The Maltese Falcon by Dashiell Hammett
While this book is known as the benchmark hard-boiled detective novel, which established p.i. Sam Spade as a cultural icon, I find Brigid O’Shaughnessy the most interesting character in this novel. I first read this book while in library school, as I was just returning to the joys of mystery reading. Now, reading it for the second time, over a decade later, knowing how it would turn out allowed me to look a little more closely at what Hammett was doing in this book. Spoiler alert: Knowing in advance that the damsel (dame?) in distress is actually a villain transformed the way I read this book. The fact that Hammett created such an intriguing female character at the same time he invented a new mystery subgenre almost pardons him for the way Spade and the other male characters treat women. Almost.
And, granted, Spade himself is quite fascinating. He’s vaguely despicable (what kind of person doesn’t even feel a bit of a qualm over his business partner’s death?), yet he lives by a code that results in some sort of justice in the end. At our recent book club meeting, one of my friends pinpointed the essence of the book: while the Maltese falcon causes people to lie, cheat, steal, and kill in their efforts to possess this priceless relic, the true mystery here lies in the characters themselves. In addition to Hammett’s skill at creating compelling characters (likeable though they’re not), I admire his writing style. His use of language still feels fresh to me, even though it’s been mimicked, updated, and parodied by others for years now.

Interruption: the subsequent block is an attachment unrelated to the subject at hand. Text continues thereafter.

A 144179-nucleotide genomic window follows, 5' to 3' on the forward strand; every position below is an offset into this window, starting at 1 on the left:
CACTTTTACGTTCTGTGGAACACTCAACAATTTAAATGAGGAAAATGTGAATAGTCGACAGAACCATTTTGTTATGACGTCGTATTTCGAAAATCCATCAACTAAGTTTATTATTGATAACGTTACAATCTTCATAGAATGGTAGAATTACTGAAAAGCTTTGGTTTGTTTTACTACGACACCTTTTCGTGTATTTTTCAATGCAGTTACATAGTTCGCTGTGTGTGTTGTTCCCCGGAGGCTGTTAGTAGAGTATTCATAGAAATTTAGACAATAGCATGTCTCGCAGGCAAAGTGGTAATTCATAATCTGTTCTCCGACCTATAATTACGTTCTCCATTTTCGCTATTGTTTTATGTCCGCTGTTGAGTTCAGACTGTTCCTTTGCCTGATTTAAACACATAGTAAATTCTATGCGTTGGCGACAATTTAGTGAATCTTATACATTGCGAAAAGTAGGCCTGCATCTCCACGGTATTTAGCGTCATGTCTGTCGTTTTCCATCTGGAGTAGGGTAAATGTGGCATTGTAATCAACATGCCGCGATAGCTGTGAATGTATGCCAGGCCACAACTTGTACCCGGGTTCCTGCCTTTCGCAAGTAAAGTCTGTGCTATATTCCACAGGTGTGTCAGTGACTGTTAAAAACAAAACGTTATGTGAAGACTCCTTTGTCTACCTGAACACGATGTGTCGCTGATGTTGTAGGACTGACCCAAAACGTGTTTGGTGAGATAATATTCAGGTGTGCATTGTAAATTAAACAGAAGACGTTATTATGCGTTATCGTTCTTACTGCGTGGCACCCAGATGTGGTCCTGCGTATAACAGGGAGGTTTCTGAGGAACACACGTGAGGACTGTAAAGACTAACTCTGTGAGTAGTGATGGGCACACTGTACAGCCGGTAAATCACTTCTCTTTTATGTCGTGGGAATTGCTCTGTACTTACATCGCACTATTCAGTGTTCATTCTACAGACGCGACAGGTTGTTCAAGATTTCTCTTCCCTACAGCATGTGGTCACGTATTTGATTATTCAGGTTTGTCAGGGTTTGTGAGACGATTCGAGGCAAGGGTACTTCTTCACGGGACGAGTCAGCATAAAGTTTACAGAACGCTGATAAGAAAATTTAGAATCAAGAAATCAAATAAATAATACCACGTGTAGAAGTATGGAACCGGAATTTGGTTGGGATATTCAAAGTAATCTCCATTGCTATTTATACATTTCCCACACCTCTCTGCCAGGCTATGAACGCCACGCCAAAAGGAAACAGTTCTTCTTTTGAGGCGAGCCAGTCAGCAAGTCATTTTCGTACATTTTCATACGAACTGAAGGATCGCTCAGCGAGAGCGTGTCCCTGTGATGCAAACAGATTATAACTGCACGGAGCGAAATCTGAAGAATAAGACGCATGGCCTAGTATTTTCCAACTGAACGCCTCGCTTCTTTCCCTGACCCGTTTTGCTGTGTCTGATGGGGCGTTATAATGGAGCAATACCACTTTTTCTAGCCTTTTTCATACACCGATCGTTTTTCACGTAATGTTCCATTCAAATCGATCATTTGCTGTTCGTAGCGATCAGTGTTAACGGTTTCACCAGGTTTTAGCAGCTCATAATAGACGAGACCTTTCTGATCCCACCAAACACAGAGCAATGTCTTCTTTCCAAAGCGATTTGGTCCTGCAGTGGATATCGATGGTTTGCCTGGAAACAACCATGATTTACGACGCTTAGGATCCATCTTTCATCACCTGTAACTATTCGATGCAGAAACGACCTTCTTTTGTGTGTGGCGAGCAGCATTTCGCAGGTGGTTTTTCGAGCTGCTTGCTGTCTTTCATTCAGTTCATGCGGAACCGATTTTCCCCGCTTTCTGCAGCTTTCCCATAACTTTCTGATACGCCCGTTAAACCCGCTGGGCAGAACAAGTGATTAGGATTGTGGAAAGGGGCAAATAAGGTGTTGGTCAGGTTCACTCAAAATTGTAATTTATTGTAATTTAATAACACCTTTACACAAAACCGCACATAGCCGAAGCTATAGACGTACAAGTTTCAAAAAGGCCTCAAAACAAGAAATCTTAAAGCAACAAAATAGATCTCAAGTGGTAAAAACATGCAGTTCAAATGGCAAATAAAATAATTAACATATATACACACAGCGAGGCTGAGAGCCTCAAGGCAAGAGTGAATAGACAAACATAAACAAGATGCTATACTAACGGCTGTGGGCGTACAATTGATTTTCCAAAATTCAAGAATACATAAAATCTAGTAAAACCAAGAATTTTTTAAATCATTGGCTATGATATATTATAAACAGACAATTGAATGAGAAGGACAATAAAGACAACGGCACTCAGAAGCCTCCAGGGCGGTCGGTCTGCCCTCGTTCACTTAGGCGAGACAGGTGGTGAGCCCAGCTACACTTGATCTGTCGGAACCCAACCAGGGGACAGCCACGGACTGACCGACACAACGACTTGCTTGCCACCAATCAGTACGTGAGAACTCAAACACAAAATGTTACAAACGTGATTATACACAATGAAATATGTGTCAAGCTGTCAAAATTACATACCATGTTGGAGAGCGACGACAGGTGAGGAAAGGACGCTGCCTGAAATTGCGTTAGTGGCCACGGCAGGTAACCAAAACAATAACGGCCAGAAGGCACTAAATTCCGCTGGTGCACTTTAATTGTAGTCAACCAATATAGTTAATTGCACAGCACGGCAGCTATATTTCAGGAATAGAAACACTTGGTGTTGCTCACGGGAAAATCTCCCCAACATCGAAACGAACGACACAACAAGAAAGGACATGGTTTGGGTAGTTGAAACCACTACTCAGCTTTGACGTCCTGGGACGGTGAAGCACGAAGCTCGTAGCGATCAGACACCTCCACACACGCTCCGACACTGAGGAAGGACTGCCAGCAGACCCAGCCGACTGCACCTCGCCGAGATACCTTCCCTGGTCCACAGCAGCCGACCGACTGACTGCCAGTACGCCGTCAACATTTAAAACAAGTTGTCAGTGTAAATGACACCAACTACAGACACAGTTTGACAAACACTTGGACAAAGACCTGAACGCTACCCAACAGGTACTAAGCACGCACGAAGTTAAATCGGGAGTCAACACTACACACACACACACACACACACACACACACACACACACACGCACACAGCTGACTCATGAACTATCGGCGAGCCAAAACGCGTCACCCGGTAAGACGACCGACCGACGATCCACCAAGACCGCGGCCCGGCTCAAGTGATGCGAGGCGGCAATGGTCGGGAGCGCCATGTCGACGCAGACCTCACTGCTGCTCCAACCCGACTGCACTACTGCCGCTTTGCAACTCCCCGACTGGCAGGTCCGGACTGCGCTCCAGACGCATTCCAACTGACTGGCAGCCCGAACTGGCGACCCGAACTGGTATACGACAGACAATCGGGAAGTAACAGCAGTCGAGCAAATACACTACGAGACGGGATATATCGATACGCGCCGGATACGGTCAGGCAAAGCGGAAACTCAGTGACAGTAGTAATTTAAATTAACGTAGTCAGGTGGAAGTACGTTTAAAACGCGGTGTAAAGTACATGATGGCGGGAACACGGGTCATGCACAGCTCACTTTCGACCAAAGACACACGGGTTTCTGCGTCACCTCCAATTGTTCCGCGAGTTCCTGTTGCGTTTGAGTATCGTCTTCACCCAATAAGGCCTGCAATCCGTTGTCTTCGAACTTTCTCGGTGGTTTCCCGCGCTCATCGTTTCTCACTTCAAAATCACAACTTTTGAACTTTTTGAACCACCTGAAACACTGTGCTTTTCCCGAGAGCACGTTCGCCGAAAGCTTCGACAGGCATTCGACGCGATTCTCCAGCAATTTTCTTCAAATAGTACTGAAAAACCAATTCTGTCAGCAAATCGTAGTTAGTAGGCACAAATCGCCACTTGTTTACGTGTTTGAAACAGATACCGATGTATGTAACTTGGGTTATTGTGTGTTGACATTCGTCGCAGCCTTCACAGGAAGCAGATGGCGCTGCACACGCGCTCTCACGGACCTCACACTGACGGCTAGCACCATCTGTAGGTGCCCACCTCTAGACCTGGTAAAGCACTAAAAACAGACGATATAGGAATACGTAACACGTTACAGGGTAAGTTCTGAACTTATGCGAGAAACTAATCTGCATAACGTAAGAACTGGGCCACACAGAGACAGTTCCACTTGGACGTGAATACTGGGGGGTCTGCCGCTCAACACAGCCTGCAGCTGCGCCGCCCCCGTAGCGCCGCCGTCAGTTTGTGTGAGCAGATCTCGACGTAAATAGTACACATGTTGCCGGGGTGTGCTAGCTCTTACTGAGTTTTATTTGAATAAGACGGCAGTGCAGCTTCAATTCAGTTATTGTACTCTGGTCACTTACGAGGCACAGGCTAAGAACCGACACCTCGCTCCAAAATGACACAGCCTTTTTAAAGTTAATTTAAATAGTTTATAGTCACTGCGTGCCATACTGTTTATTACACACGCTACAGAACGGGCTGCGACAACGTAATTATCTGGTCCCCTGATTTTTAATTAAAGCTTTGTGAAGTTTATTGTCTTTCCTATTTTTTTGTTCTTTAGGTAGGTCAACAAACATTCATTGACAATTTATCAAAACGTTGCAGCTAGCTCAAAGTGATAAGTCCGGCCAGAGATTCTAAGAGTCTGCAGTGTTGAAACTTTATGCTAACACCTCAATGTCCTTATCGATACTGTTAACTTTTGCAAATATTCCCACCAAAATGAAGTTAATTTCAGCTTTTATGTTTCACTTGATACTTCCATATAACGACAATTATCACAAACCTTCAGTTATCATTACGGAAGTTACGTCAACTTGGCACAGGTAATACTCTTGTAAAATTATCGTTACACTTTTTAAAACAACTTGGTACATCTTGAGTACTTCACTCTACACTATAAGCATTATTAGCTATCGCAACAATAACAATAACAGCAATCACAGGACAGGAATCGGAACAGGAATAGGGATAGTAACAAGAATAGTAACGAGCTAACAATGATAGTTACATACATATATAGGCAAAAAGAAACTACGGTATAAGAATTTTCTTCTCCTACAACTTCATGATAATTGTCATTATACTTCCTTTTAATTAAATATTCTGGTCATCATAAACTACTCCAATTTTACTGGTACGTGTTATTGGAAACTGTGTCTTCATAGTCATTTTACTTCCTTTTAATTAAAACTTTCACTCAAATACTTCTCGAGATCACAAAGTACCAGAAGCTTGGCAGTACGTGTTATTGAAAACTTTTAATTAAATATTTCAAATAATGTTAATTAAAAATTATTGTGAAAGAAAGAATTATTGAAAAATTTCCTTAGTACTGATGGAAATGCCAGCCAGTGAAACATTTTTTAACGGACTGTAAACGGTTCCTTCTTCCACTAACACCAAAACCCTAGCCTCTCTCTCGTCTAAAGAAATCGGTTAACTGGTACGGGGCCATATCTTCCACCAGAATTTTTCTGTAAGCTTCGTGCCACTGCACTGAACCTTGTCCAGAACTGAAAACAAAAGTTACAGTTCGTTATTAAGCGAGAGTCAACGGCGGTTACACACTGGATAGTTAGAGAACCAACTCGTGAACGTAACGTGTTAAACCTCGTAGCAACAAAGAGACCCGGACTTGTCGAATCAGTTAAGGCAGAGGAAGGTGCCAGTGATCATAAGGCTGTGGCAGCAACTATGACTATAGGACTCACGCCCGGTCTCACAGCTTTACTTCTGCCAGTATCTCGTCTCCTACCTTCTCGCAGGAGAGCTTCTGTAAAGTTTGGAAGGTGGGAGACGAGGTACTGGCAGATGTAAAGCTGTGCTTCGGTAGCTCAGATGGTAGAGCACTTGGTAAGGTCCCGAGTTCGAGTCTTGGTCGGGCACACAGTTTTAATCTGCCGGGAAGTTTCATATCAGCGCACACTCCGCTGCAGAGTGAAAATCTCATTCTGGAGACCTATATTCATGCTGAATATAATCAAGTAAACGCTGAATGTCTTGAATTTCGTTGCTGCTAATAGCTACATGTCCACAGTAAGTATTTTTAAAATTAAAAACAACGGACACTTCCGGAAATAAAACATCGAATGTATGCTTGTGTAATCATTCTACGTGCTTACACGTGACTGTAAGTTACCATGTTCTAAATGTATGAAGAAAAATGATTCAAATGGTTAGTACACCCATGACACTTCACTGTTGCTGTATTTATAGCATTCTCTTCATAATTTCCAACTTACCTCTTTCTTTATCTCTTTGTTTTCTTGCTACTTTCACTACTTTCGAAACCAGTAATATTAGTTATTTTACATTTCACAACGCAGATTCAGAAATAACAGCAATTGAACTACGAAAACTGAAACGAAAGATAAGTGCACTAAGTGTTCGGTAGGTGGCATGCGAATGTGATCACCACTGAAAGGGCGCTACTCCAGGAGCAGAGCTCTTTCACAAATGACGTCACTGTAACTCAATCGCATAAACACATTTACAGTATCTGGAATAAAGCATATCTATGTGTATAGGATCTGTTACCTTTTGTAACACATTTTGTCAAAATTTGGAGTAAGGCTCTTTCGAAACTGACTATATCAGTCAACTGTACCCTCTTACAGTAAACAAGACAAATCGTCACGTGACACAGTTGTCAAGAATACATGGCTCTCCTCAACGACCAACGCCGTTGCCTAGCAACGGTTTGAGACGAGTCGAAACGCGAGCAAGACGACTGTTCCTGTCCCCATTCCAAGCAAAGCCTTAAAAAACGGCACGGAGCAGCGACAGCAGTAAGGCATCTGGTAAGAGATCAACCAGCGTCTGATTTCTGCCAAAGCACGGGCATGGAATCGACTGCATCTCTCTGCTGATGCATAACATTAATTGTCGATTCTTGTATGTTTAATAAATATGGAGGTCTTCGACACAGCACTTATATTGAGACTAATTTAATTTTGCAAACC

A couple of other observations: I’d forgotten that The Maltese Falcon was told from a third person point of view. I found this absolutely fascinating, given that the p.i.-as-first-person-narrator is now a standard feature of hardboiled detective novels. In The Maltese Falcon, obviously, that would not do—because we need Spade to be inscrutable. And the other thing I realized anew is that the article I read back in library school, in which a writer described the current crop of private investigators in novels as “soft-boiled,” really hits the mark. Sam Spade was a whole different creature from today’s gruff, rule-breaking private investigators (who usually have at least one friend, often seem to be fitness fanatics, and rarely stray very far into the Dark Side). I’m almost tempted to feel sorry for the guy. Or… maybe not.